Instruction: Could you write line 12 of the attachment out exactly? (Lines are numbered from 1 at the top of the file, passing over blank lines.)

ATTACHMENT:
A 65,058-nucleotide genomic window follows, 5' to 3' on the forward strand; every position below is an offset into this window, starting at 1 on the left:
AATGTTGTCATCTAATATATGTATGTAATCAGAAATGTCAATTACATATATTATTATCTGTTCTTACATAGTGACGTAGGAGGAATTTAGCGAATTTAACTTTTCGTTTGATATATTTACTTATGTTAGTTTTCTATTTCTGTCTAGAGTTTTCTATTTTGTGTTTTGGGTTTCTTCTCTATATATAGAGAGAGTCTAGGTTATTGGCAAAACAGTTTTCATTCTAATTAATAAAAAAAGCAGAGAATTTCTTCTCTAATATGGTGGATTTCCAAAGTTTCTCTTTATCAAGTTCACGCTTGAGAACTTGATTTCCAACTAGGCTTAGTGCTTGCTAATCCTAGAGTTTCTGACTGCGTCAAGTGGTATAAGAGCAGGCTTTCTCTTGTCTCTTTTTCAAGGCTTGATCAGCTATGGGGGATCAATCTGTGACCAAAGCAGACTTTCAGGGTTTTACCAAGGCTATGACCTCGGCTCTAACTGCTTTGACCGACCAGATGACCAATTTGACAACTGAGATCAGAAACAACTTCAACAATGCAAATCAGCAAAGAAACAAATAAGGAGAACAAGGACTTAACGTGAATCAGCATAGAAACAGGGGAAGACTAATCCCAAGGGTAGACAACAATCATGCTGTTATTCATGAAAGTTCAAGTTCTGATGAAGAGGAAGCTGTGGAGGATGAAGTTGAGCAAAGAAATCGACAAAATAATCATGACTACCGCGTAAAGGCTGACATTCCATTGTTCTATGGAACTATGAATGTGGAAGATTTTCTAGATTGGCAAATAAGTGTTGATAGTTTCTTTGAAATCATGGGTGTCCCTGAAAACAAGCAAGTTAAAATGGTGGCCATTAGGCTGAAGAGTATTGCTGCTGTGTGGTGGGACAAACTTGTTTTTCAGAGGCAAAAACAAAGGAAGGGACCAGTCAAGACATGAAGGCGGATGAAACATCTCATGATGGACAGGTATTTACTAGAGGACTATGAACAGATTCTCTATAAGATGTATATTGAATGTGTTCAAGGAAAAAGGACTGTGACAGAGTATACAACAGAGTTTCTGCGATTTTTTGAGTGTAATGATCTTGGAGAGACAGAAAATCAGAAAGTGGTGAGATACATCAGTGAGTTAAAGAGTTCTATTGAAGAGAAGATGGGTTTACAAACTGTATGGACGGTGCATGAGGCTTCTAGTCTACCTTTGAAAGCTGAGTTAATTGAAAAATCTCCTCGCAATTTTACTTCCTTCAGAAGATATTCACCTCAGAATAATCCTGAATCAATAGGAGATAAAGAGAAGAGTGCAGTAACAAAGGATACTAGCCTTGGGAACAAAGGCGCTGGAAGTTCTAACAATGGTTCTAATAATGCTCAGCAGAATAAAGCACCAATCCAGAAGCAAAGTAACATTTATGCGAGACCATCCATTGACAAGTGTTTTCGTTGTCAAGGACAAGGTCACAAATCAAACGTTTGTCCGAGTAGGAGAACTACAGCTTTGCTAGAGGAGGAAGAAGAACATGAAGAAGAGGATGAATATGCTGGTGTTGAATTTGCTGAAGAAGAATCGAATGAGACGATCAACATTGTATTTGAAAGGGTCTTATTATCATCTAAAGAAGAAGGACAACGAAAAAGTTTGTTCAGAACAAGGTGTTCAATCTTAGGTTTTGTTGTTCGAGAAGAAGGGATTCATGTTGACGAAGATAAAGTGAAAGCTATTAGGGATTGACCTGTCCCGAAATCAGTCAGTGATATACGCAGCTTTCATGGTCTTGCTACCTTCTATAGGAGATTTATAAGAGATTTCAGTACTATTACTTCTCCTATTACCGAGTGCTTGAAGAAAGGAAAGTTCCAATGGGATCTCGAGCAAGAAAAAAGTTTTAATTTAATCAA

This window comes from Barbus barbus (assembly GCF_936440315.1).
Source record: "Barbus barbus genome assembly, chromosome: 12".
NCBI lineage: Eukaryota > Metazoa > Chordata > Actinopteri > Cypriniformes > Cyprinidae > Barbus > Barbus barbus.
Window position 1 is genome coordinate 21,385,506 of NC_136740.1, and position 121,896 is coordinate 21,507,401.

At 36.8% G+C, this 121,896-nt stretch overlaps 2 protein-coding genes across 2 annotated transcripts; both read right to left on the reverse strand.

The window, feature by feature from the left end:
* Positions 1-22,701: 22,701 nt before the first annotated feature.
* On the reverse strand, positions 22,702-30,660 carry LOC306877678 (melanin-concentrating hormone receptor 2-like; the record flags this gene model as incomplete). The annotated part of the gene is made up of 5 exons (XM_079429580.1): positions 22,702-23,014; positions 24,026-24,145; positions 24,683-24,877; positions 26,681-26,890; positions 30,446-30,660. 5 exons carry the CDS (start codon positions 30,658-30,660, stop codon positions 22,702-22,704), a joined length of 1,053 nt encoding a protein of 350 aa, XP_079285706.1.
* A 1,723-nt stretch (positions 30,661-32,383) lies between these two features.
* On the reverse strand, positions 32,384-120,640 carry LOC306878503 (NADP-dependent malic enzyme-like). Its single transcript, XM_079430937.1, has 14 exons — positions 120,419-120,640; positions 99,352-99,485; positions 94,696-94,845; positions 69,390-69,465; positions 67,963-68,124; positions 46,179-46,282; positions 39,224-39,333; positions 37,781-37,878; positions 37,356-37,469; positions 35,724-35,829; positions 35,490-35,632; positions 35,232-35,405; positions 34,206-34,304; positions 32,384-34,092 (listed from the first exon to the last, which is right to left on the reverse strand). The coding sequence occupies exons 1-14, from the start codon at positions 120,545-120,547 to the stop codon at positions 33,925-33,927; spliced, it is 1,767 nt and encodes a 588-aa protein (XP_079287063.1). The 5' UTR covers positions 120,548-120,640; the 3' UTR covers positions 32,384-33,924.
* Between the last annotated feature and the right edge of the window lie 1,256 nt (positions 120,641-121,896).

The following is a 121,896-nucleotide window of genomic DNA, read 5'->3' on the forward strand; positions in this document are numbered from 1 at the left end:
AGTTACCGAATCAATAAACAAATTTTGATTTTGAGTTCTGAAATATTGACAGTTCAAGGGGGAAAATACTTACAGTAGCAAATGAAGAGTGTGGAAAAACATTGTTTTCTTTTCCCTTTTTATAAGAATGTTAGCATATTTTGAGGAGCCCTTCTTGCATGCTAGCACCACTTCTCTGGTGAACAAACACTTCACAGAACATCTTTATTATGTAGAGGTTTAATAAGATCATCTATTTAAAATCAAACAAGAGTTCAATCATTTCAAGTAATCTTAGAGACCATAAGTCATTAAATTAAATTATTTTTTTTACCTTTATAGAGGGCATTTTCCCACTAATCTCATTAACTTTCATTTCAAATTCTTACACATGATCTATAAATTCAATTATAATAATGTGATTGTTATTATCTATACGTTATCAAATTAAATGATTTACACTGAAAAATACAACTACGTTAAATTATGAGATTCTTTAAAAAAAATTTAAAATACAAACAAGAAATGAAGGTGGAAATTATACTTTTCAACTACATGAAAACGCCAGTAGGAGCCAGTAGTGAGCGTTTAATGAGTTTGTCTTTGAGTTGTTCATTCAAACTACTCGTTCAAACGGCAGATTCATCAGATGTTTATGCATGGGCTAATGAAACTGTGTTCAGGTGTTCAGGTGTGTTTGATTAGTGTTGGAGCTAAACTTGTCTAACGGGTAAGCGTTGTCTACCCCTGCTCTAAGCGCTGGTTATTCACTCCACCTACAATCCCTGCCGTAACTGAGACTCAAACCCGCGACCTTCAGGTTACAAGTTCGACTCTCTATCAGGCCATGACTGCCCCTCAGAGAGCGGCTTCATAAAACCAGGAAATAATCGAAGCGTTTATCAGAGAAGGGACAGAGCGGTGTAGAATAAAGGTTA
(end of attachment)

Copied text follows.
* On the reverse strand, positions 32,384-120,640 carry LOC306878503 (NADP-dependent malic enzyme-like). Its single transcript, XM_079430937.1, has 14 exons — positions 120,419-120,640; positions 99,352-99,485; positions 94,696-94,845; positions 69,390-69,465; positions 67,963-68,124; positions 46,179-46,282; positions 39,224-39,333; positions 37,781-37,878; positions 37,356-37,469; positions 35,724-35,829; positions 35,490-35,632; positions 35,232-35,405; positions 34,206-34,304; positions 32,384-34,092 (listed from the first exon to the last, which is right to left on the reverse strand). The coding sequence occupies exons 1-14, from the start codon at positions 120,545-120,547 to the stop codon at positions 33,925-33,927; spliced, it is 1,767 nt and encodes a 588-aa protein (XP_079287063.1). The 5' UTR covers positions 120,548-120,640; the 3' UTR covers positions 32,384-33,924.